In Brief

Taking a college exam with a partner instead of going it alone significantly improves students' test performance, according to research by Stanford University psychologists.

In a series of classroom studies, students who took exams with a partner of their choice said the experience resulted in reduced test anxiety, more confidence and increased enjoyment of the course and subject matter, report researchers Philip G. Zimbardo, PhD, Lisa D. Butler, PhD, and Valerie A. Wolfe, PhD, in the Journal of Experimental Education (Vol. 71, No. 2).

"The results of this research, conducted over many years within multiple class settings, challenges a fundamental assumption of education, namely that student achievement must be assessed by testing individual performance," says Zimbardo, APA past-president. "We have found that when students work in pairs and take examinations cooperatively, they perform much better than when solo, learn more and enjoy the course and the exam more."

In the research, students in three large introductory psychology courses took the first of three exams individually. For the remaining two, they had the option to take the test with a partner of their choice. Those who chose to take an exam cooperatively were required to submit a single set of answers and received the same grade for their joint performance.

On average, about 40 percent of students chose the cooperative test each time. The researchers found that students' scores on the first individual test predicted their performance on the next two tests, regardless of whether they worked in teams or alone. However, their analysis also found that taking the test with a partner boosted students' performance well beyond their initial scores.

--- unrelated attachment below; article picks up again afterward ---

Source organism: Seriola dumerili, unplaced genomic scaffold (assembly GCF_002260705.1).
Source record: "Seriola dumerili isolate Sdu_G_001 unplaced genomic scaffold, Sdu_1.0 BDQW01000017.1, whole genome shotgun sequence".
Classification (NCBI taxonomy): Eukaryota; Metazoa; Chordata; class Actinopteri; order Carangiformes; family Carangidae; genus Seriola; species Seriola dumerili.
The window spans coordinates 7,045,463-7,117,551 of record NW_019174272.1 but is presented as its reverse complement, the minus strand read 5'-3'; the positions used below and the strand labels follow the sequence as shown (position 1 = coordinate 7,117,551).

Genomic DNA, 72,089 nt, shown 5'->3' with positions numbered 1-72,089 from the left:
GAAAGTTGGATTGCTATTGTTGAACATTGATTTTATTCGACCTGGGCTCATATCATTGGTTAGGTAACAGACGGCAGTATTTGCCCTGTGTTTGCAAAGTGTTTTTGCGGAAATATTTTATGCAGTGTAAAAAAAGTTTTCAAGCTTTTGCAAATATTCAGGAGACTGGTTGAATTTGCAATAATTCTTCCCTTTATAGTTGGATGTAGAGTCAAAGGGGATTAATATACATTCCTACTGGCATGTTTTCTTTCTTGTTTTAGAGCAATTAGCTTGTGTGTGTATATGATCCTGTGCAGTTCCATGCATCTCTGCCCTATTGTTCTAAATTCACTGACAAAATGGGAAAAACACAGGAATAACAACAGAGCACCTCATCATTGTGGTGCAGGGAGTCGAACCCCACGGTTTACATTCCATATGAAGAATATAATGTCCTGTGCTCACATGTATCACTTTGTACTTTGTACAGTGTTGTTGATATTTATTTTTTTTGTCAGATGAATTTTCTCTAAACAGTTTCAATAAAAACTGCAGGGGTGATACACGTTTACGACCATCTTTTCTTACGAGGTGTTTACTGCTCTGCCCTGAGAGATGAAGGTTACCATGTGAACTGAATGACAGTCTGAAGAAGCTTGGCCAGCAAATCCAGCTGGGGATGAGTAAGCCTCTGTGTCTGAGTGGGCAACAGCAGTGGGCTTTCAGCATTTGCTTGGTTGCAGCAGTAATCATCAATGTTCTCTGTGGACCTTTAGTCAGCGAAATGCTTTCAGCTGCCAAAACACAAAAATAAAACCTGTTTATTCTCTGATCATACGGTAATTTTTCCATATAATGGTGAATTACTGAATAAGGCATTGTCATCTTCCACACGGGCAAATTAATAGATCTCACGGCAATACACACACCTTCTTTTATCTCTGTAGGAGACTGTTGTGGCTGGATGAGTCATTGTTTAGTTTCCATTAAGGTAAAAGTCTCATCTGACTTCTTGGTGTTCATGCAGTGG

Team students averaged nearly nine points higher than their solo peers on the second exam and six points higher on the third exam. As a result, the range of scores for teams was more compact than for solo test-takers. For example, on the second test, teams' scores ranged from 54 to 86 points, while individuals' scores ranged from 39 to 84.

Moreover, more of the team-testing students scored in the highest quartile of grades, while those who tested solo dominated the lowest quartile.

The team-testing students also told researchers they enjoyed the experience. In fact, more than 80 percent said the cooperative testing encouraged them to share knowledge and reduced their test anxiety. About the same number of students said they would endorse the team-testing system for more extensive use in other classes.

Of those who didn't try the team-testing, a major concern was that their partners would do less work. However, most of those who did try the team approach reported doing similar amounts of preparation as their teammates--only 20 percent reported dividing up readings so that neither teammate read all the material. Zimbardo says he has observed that the latter group tends to do no better than solo testers in his courses.

The idea behind cooperative testing, Zimbardo explains, is not that students do less work, but that they support and enhance each others' work--behaviors useful in the "real world" of work and team sports.

"I am willing to argue that this change in student assessment should be incorporated throughout the entire educational system, from K-12 through PhD dissertations," says Zimbardo. "After graduation, most work in business, research and government is done in teams, and preparing students to appreciate the value of the social interaction and negotiations that make teams work effectively is vital for their future and that of our nation."